February 22, 2012Re: Questions about windows support
Posted in reply to Adam D. Ruppe
On Wed, Feb 22, 2012 at 01:21:41AM +0100, Adam D. Ruppe wrote: > On Wednesday, 22 February 2012 at 00:03:35 UTC, H. S. Teoh wrote: > >It lets me fire up my (text-based) mail client > > mutt???? Yep! > I switched to mutt from the terrible webmail in... 2007 I think. > Rarely look back (only when I need to view images when on a > separate computer). Webmail gives me acne. For a while at my job before I figured out how to download work email onto my Linux development box, I had to use webmail. No threading, poor folder support, flaky search box, default HTML formatting (ugh!), it's like Windows 3.0 reincarnated. Eww. > I handle 200-300 emails a day. I don't think I could handle > it if not for how awesome mutt is. Yeah, I saw several people remarking about how unmanageably huge the Exceptions thread is, but mutt handles it just fine. In fact, without mutt, I would've lost track of where the discussion was going a long time ago. (Although, it *is* starting to get to the point where the threading lines are going past the right edge of the screen...) Come to think of it, perhaps that's why people started rehashing the same arguments over and over after a while, 'cos without proper threading support in your mail client, it's just impossible to keep track of who is replying to what, much less keep all the different conversations straight. Years ago I used to be subscribed to a truckload of opensource mailing lists. On top of that, if I turned off spamassassin, I'd get about 200 spams a *day*. (My email address is too public, unfortunately.) Only mutt could handle that sort of mail load. I used to use pine, but it had no threading, which especially sucked for dealing with mailing lists: there was no way to delete-entire-thread without manually pressing D 300 times. IIRC it was mailing lists that convinced me to switch to mutt. Never looked back since. > >music is finished, run mplayer to start new music, etc..) > > mplayer rox. I also use a play script that runs sox (or timidity) for > simple files. > > gui music sux. Yeah, it's just audio, why does it need a GUI interface, right? :) If it was video that'd be a different story. [...] > Aaaand I can run other screens inside! Nice. [...] > Nested screens is pretty amazing. And that automatic > session means I can open and close it at will, picking > up exactly where I left off every time. Nice, I should set that up sometime. I have screen running on a persistent session, but if I need to reconnect, I have to start over. It'd be cooler if it was *always* persistent unless the machine itself went down. Cool. T -- "Hi." "'Lo."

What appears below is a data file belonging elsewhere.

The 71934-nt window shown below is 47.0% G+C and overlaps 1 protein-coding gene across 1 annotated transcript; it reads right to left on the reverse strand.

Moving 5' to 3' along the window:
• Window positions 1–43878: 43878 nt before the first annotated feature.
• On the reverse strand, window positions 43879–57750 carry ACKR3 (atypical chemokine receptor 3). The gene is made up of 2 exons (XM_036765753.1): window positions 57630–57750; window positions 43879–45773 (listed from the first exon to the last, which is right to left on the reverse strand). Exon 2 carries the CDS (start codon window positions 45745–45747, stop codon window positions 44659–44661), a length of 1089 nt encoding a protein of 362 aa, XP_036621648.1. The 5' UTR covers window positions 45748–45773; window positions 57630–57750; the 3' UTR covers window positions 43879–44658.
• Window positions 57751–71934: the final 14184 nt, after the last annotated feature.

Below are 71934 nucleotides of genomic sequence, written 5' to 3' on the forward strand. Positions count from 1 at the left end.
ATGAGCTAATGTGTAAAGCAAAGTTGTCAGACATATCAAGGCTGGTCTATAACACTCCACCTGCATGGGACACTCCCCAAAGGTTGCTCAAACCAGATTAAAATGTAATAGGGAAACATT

February 22, 2012Re: Questions about windows support